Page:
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Beetroot is low in fat, full of vitamins and minerals and packed with antioxidants. Can be eaten boiled, roasted or raw. In Eastern Europe, beet soup such as borscht is very popular. In Indian cuisines cooked and spiced beetroot is a common side dish.

The green leafy portion of the beet is also editable served boiled or steamed and a similar taste to spinach.

Our recipe tipAustralian burger with fried egg, beetroot and rocket



These beautiful orange coloured fruits are full of beta – carotene and fibre and Vitamin C when fresh. Can be used in a variety of ways, fresh -sliced and added to cereal or served in green salads and to give a Middle Eastern flavour to chicken or vegetable stews add dried, sliced apricots.

According to researchers, Apricots may help protect eyesight from aging-related damage as they are rich in the carotenoids and xanthophylls.

Our recipe tipSpiced Apricot Chutney



Carrots with their sweet flavour are all-rounders in every chef’s kitchen as they can be served raw or cooked, in sweet and savoury dishes. Young and thin carrots with their feathered greens still attached are especially sweet. While preparing try not to peel off too much of the skin, as most of the nutrients are stored there.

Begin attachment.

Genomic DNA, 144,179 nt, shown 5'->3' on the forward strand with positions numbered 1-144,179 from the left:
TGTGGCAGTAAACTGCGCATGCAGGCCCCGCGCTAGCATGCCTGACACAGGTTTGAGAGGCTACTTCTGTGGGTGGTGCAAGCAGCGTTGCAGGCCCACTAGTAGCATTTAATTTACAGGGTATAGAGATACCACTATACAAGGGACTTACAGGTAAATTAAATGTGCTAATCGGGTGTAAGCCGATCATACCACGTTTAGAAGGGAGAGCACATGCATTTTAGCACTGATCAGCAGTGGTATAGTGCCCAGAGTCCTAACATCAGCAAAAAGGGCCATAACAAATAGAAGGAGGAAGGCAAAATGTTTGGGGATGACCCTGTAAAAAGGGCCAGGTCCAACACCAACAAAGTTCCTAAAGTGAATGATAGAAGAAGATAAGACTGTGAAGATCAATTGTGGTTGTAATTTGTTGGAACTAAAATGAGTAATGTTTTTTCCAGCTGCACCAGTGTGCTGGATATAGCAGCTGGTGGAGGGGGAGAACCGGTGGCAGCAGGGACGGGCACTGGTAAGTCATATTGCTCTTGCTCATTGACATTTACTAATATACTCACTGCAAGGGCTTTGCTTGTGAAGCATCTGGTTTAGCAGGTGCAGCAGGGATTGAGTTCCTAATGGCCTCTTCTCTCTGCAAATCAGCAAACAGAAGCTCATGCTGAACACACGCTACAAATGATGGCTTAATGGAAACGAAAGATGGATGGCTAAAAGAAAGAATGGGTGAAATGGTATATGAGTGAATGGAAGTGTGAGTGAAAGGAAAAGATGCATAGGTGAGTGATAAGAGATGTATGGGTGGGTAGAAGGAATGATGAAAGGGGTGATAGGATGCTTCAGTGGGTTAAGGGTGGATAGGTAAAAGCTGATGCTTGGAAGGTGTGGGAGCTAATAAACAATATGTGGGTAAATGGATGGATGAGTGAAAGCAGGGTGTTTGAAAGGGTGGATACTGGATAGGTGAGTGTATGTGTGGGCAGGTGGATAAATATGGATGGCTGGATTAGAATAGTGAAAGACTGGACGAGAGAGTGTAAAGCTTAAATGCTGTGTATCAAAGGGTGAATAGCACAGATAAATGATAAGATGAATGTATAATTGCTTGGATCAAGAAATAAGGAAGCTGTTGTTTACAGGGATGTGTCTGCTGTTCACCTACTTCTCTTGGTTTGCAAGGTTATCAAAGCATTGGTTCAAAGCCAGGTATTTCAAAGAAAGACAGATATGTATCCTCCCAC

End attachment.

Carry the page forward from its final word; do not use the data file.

They are high in beta-carotene, which is important in maintaining healthy eyes.

Our recipe tip: Pho Ga



Cherries provide little nutrient content. Cherries are usually enjoyed fresh and raw while cooked cherries can be one of summer’s greatest treats. Their distinctive flavour makes them a good match with most meats. When buying, look for shiny skins and stems still attached with no brown spots.

The wood of some cherry species is used in the manufacture of furniture.

Our recipe tipWhite Chocolate and cherry cheesecake

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